Prior to publishing this guide, I did quite a bit of research on the actual term vivarium. Comparing literature found in textbooks with what ranked on a number of search engines of the word, sort of left me feeling like I needed to do my part in justifying a clearer answer to what they actually are.
I’m going to try my very best to give you a detailed guide to understanding the very nature of a vivarium and how to tailor an enclosure to your particular animal or set of plants.
After reading this guide be sure to check out the various types of vivariums and let us know if you’d like to see one covered that we haven’t got to yet.
What Is A Vivarium?
A vivarium, also commonly referred to as “vivaria”, is an enclosure made to house plants and/or animals. The viva part of the word comes from the Latin word vivus, meaning “living.”The word itself translates to “a place of life.” The plural form of the vivarium is vivaria.
Vivarium Vs Terrarium: What’s The Difference?
The key difference between a vivarium and a terrarium is simple. One has an established animal enclosed, and one does not. As a result, adding an inhabitant to a terrarium changes the enclosure to a vivarium or at the very least, a bioactive terrarium.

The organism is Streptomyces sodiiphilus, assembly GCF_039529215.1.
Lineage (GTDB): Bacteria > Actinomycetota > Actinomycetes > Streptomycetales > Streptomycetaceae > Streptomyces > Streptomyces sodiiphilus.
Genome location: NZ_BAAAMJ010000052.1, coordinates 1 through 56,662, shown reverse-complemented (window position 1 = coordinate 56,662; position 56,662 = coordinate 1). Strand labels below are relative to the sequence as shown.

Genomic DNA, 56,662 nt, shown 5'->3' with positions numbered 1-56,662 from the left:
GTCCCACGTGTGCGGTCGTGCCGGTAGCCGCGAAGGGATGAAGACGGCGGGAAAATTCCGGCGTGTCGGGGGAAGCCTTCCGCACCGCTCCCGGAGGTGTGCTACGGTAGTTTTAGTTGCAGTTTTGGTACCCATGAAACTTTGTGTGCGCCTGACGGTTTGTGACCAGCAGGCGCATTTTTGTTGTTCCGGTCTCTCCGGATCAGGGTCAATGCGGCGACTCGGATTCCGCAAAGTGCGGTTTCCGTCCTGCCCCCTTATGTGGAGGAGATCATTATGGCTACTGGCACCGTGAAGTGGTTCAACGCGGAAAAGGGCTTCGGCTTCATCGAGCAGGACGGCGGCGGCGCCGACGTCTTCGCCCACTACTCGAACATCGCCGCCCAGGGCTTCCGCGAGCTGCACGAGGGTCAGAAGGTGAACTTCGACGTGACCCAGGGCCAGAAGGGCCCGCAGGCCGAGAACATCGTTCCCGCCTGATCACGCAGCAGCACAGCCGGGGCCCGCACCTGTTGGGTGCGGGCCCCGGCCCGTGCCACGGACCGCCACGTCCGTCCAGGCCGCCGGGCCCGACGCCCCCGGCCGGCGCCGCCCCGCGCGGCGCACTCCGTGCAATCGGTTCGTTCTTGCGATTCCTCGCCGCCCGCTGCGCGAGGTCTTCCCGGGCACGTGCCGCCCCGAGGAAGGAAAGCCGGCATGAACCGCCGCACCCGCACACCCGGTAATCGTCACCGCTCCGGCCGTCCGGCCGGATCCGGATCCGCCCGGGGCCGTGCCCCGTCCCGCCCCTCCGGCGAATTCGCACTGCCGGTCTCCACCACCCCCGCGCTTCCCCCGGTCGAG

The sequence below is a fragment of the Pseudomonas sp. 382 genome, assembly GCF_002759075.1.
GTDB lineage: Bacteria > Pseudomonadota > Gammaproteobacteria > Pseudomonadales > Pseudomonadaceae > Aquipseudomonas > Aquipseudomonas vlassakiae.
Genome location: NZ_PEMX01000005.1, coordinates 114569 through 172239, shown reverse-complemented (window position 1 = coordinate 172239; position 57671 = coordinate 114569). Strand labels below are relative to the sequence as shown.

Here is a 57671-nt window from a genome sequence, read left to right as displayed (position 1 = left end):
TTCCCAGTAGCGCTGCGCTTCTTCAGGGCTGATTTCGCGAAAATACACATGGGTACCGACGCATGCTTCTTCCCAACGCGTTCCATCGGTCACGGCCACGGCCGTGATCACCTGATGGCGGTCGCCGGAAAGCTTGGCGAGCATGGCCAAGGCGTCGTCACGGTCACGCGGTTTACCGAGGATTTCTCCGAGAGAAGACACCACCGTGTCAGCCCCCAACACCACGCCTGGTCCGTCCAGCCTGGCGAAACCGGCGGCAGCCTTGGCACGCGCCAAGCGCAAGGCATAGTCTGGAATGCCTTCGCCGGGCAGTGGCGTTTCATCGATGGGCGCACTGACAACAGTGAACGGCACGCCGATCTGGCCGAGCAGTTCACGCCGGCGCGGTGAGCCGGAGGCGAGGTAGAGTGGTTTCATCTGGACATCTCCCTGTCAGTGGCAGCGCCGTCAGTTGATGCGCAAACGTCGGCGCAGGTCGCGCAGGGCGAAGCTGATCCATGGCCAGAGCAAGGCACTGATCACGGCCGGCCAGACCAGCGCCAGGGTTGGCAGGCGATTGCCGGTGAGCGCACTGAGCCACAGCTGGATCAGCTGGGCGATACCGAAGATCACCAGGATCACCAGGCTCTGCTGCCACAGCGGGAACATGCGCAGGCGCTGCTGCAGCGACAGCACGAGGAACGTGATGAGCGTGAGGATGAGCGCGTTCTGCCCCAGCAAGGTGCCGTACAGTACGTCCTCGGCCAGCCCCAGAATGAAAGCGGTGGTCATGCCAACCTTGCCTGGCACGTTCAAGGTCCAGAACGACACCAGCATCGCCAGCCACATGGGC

It’s easy to mix up the two terms. Many popular terrariums today are complex systems based on the premise of a planter. If you’re here to build a land-dominant enclosure that could sustain a living animal, it will more than likely be bioactive and you are at the right place.
Types Of Vivariums:
Vivariums are literally a representation of nature in a case, so they come in a variety of ways. There are four main types of ecosystems that can then be broken down into more individualized styles:
- Aquarium – A fully aquatic enclosure that will consist of saltwater, freshwater, or a combination of both (brackish). These types of vivariums are made to resemble large bodies of open water like oceans or lakes.
- Terrarium – A non-aquatic enclosure that will consist of terrain-like features. These tanks are usually modeled to look like various types of land found in nature like the forest, jungle, or desert.
- Paludarium – A semi-aquatic enclosure that will consist of both water and land. These vivariums are designed to resemble land that has water flowing through or around it like the rainforest or woods with a creek.
- Riparium – A mostly aquatic enclosure that will consist of water with parts of the hardscape emerging from the water. This type of setup will resemble shorelines or river banks.
Browse Common Types Of Vivaria
The many other types of vivariums you will see out there are more than likely based on one of these core designs. If you are building a vivarium with the intention of housing a specific type of animal, be sure to go with a design that closely fits that animal’s needs.